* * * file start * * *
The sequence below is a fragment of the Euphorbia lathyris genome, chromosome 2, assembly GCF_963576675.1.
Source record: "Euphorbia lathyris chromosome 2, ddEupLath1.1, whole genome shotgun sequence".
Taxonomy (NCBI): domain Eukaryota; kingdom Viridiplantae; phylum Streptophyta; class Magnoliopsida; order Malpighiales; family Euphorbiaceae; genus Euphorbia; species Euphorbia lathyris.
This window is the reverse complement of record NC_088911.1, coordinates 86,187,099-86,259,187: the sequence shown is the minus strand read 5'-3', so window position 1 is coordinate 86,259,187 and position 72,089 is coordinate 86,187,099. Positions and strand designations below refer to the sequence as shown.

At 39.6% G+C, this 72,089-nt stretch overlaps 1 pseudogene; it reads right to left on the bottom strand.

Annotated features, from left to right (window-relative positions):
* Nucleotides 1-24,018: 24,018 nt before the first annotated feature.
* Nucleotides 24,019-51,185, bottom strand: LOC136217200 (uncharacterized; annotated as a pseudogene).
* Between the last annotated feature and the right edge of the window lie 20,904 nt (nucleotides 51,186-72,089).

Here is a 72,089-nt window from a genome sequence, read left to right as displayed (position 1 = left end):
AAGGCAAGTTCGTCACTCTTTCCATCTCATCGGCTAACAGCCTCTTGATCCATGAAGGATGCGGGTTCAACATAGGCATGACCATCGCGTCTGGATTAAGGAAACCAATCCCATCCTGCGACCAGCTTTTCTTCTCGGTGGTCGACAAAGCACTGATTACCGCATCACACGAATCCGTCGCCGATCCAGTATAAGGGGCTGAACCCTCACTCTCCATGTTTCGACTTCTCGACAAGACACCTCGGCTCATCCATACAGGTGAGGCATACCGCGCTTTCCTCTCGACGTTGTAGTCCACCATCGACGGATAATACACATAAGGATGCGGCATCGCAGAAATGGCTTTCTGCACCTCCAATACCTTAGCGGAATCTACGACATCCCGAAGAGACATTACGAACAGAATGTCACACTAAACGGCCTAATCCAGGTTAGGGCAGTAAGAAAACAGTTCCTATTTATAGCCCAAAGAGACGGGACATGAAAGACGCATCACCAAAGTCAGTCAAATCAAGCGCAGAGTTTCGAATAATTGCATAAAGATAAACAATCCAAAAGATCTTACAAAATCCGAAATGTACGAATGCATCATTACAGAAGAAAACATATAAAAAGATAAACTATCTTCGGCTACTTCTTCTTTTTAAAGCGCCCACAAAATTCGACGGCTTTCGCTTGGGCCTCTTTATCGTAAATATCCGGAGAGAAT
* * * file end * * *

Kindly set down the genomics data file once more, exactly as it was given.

The sequence below is a fragment of the Euphorbia lathyris genome, chromosome 2, assembly GCF_963576675.1.
Source record: "Euphorbia lathyris chromosome 2, ddEupLath1.1, whole genome shotgun sequence".
Taxonomy (NCBI): domain Eukaryota; kingdom Viridiplantae; phylum Streptophyta; class Magnoliopsida; order Malpighiales; family Euphorbiaceae; genus Euphorbia; species Euphorbia lathyris.
This window is the reverse complement of record NC_088911.1, coordinates 86,187,099-86,259,187: the sequence shown is the minus strand read 5'-3', so window position 1 is coordinate 86,259,187 and position 72,089 is coordinate 86,187,099. Positions and strand designations below refer to the sequence as shown.

At 39.6% G+C, this 72,089-nt stretch overlaps 1 pseudogene; it reads right to left on the bottom strand.

Annotated features, from left to right (window-relative positions):
* Nucleotides 1-24,018: 24,018 nt before the first annotated feature.
* Nucleotides 24,019-51,185, bottom strand: LOC136217200 (uncharacterized; annotated as a pseudogene).
* Between the last annotated feature and the right edge of the window lie 20,904 nt (nucleotides 51,186-72,089).

Here is a 72,089-nt window from a genome sequence, read left to right as displayed (position 1 = left end):
AAGGCAAGTTCGTCACTCTTTCCATCTCATCGGCTAACAGCCTCTTGATCCATGAAGGATGCGGGTTCAACATAGGCATGACCATCGCGTCTGGATTAAGGAAACCAATCCCATCCTGCGACCAGCTTTTCTTCTCGGTGGTCGACAAAGCACTGATTACCGCATCACACGAATCCGTCGCCGATCCAGTATAAGGGGCTGAACCCTCACTCTCCATGTTTCGACTTCTCGACAAGACACCTCGGCTCATCCATACAGGTGAGGCATACCGCGCTTTCCTCTCGACGTTGTAGTCCACCATCGACGGATAATACACATAAGGATGCGGCATCGCAGAAATGGCTTTCTGCACCTCCAATACCTTAGCGGAATCTACGACATCCCGAAGAGACATTACGAACAGAATGTCACACTAAACGGCCTAATCCAGGTTAGGGCAGTAAGAAAACAGTTCCTATTTATAGCCCAAAGAGACGGGACATGAAAGACGCATCACCAAAGTCAGTCAAATCAAGCGCAGAGTTTCGAATAATTGCATAAAGATAAACAATCCAAAAGATCTTACAAAATCCGAAATGTACGAATGCATCATTACAGAAGAAAACATATAAAAAGATAAACTATCTTCGGCTACTTCTTCTTTTTAAAGCGCCCACAAAATTCGACGGCTTTCGCTTGGGCCTCTTTATCGTAAATATCCGGAGAGAAT